Since its debut on Broadway in the summer of 2002, Hairspray, the Tony Award-winning musical inspired by the cult-classic John Waters film of the same name, has been packing audiences in at the Neil Simon Theatre night after night. Capitalizing on its success, a duplicate of the smash hit took to the road late last year much in major cities across the U.S.
Like the Broadway production, sound design for the tour was provided by Steve Kennedy, well-known for his previous work on The Producers, The Lion King, RENT, Aida and Tommy. Upon the recommendation of fellow sound designers John Shivers and Andrew Keister, Kennedy chose to specify 10 L-ACOUSTICS dV-DOSC loudspeakers to deliver intelligible coverage to the often “acoustically challenged” balcony seating areas of host venues out on the road. Sound Associates of Yonkers, N.Y., provided the sale of the dV-DOSCs and a pair of dV-SUBs for general low-end reinforcement.
Keister, who also serves as supervising production sound engineer for the Hairspray tour, said, “We very often have two actors with omnidirectional microphones on their foreheads singing face to face, so the phase-cancellation issues can be horrendous. To remedy that, we’ve employed two separate sound systems, with two loudspeakers everywhere that you’d normally expect to find only one—except in the subwoofer system—and then put each actor into either the ‘A’ or ‘B’ system.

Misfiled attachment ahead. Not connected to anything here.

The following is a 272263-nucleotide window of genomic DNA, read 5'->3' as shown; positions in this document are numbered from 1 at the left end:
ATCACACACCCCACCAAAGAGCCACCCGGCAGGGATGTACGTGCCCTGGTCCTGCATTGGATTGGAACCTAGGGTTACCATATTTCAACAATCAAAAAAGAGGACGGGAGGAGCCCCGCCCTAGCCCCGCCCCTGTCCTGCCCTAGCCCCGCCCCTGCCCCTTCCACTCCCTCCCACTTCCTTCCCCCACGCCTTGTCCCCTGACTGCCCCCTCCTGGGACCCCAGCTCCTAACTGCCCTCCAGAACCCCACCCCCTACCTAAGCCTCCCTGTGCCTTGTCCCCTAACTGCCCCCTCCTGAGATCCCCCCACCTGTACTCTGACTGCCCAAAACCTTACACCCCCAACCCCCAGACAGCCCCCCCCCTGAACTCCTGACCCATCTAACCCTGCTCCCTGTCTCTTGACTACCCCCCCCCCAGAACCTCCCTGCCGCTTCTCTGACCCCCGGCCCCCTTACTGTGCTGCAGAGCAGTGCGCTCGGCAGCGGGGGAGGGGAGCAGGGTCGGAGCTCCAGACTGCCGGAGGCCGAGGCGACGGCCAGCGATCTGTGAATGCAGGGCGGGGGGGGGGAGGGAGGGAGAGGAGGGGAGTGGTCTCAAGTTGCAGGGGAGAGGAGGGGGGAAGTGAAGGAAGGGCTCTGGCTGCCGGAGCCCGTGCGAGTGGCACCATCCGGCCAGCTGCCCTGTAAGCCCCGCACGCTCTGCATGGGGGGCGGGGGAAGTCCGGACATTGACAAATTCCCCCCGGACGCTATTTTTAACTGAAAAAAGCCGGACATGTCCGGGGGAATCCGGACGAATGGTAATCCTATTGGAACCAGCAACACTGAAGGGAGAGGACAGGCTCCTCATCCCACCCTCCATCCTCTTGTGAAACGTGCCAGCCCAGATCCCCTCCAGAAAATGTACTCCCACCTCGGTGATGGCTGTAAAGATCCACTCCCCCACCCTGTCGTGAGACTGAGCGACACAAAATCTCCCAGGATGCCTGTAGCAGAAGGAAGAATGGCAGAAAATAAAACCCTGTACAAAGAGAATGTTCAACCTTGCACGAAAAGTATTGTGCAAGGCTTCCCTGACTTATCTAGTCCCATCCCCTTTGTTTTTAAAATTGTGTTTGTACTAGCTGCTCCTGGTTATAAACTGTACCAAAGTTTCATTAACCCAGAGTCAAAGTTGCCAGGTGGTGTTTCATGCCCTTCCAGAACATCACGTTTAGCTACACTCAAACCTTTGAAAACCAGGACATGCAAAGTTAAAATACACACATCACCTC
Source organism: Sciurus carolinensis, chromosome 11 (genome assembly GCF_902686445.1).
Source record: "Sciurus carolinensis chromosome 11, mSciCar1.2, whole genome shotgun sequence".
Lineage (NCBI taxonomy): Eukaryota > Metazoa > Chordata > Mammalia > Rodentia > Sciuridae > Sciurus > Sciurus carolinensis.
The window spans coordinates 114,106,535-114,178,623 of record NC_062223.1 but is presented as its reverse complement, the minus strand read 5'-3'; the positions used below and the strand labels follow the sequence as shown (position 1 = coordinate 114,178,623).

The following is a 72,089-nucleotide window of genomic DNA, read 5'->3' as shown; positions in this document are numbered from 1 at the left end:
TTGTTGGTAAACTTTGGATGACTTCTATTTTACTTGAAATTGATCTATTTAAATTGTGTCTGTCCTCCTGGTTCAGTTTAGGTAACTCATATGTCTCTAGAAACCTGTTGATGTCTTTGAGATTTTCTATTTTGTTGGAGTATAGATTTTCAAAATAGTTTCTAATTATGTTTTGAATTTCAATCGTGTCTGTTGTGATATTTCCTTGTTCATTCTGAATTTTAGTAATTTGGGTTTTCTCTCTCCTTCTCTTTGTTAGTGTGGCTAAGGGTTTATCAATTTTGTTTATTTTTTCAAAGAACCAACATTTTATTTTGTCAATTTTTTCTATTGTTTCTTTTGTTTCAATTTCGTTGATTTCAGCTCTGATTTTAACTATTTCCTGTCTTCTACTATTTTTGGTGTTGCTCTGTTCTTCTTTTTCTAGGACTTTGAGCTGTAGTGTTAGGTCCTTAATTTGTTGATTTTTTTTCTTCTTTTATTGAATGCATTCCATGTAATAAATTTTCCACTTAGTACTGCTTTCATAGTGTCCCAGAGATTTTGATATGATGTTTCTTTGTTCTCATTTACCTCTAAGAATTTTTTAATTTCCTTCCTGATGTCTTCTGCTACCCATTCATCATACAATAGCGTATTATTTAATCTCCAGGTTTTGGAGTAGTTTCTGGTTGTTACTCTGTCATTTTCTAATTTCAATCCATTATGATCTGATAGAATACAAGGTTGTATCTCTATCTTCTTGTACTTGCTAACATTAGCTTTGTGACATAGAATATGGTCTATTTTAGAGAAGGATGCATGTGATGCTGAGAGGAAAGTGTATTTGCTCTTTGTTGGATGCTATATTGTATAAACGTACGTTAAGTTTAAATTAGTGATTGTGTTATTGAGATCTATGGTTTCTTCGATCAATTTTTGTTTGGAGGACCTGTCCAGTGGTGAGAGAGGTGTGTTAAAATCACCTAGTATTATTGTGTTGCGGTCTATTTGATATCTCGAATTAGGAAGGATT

“Using that approach,” he continued, “we have an A/B cluster of 10 dV-DOSCs—five per system—hanging from the proscenium truss and firing into the balcony. The minimum throw from the cluster to the first audience member at that level is 35 feet, so the coverage is nice and wide at that distance. That’s one of the beauties of the dV-DOSC; plus, the audio is very even and consistent on up the balcony. Some of the venues we’re visiting have as many as 5,000 seats, which normally would have required us to hang a delay cluster on a truss 30 or 40 feet back in the house to get any clarity at the rear of the balcony. But that’s not necessary with a dV-DOSC array; it’s an impressive box.
“We’re also very happy with the dV-SUB, which is a great-sounding subwoofer in a small package. When we first set it up and ran program material through it to see what we thought, it didn’t even take one minute to know it was the right choice.”
The Hairspray tour currently has confirmed bookings through the end of 2005 and tentative bookings through the end of 2007. Meanwhile, a third open-ended run of the show is now also in the design stages for the Princess of Wales Theatre in Toronto. Scheduled to premiere on April 8, 2004, the audio system for the Canadian production will similarly use 10 dV-DOSCs to provide balcony coverage, according to Keister.